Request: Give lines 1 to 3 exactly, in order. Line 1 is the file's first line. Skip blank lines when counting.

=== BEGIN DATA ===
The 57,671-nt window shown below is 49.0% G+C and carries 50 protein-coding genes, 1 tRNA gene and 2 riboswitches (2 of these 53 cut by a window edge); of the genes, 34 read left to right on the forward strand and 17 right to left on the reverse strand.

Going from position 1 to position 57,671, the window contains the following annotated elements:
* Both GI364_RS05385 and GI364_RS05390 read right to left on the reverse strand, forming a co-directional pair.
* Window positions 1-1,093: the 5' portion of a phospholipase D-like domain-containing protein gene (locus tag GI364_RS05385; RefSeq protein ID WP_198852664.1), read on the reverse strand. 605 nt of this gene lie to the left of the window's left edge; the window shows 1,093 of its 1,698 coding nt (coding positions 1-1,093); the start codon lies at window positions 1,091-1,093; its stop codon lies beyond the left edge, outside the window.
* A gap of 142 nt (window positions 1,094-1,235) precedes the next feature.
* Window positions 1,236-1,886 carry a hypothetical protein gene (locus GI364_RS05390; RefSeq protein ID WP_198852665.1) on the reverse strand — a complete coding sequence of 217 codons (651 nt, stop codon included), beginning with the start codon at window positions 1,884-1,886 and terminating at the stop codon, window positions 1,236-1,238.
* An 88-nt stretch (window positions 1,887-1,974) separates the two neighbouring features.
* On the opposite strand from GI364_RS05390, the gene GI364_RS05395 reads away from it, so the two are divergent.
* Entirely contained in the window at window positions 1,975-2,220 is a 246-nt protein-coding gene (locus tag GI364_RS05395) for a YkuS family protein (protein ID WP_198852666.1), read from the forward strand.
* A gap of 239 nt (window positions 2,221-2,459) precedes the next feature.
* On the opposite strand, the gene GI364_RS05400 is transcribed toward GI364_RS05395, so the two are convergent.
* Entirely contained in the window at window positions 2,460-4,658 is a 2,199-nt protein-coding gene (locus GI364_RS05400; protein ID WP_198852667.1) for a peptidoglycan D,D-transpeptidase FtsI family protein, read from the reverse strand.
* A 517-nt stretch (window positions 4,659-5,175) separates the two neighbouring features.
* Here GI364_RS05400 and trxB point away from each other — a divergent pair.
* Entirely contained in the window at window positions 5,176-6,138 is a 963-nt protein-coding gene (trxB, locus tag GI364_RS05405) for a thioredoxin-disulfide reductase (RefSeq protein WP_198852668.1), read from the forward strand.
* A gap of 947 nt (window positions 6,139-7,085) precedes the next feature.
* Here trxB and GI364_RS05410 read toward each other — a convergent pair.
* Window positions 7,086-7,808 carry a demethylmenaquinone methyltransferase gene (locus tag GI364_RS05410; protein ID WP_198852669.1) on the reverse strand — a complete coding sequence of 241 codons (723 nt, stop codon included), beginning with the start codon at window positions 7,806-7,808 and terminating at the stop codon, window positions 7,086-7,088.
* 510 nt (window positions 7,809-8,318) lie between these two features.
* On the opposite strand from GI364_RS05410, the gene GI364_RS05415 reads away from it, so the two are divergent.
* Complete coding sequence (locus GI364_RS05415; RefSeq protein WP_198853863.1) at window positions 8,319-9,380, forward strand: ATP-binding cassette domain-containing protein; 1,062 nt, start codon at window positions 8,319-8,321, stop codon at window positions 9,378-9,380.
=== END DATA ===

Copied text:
The 57,671-nt window shown below is 49.0% G+C and carries 50 protein-coding genes, 1 tRNA gene and 2 riboswitches (2 of these 53 cut by a window edge); of the genes, 34 read left to right on the forward strand and 17 right to left on the reverse strand.

Going from position 1 to position 57,671, the window contains the following annotated elements:
* Both GI364_RS05385 and GI364_RS05390 read right to left on the reverse strand, forming a co-directional pair.